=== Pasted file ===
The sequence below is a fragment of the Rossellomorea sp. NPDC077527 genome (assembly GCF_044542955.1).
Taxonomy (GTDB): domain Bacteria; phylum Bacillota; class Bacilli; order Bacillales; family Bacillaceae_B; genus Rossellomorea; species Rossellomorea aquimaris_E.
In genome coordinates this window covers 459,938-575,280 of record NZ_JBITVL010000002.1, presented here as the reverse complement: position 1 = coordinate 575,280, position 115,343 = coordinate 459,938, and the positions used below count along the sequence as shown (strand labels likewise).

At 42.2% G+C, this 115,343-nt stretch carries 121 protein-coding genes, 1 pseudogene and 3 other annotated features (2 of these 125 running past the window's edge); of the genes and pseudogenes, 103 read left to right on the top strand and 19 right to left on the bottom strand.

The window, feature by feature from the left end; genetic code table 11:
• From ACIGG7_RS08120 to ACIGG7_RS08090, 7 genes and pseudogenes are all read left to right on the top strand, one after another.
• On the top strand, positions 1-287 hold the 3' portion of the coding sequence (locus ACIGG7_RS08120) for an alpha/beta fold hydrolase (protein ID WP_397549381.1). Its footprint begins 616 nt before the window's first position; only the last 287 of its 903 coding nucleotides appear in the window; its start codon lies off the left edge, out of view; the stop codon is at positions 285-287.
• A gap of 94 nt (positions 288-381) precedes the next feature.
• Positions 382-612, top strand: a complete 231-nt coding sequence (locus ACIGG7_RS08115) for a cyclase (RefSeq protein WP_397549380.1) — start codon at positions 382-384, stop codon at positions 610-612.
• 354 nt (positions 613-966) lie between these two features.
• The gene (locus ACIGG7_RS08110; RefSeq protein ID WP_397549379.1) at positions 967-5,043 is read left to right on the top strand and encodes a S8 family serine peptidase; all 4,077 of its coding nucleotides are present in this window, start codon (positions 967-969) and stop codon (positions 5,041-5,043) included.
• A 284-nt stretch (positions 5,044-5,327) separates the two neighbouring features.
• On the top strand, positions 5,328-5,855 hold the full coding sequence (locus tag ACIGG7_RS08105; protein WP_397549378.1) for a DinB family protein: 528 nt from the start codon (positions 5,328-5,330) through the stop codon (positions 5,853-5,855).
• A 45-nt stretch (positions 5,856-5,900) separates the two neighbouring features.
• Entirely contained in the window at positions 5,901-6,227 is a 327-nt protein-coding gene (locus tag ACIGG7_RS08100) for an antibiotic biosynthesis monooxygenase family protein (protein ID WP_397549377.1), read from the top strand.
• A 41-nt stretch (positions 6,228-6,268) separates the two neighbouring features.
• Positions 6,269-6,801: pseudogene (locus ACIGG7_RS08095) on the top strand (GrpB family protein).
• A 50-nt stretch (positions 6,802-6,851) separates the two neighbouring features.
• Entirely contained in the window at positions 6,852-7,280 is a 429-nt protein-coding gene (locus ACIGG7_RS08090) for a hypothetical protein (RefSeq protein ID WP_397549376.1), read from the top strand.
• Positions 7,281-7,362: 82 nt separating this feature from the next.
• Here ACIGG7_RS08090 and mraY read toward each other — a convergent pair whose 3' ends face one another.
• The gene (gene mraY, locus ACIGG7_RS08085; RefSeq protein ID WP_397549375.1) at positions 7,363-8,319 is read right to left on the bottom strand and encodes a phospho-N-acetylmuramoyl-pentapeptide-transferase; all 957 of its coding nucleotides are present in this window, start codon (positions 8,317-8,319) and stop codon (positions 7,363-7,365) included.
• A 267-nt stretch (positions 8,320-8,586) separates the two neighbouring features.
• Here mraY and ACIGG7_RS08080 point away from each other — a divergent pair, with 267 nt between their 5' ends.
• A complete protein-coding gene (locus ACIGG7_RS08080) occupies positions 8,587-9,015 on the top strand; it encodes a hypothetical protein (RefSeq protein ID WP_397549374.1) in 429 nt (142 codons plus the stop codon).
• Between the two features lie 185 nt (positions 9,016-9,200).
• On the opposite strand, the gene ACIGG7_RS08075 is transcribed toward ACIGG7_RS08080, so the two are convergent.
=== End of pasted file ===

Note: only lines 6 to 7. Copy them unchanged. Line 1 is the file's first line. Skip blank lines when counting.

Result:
• From ACIGG7_RS08120 to ACIGG7_RS08090, 7 genes and pseudogenes are all read left to right on the top strand, one after another.
• On the top strand, positions 1-287 hold the 3' portion of the coding sequence (locus ACIGG7_RS08120) for an alpha/beta fold hydrolase (protein ID WP_397549381.1). Its footprint begins 616 nt before the window's first position; only the last 287 of its 903 coding nucleotides appear in the window; its start codon lies off the left edge, out of view; the stop codon is at positions 285-287.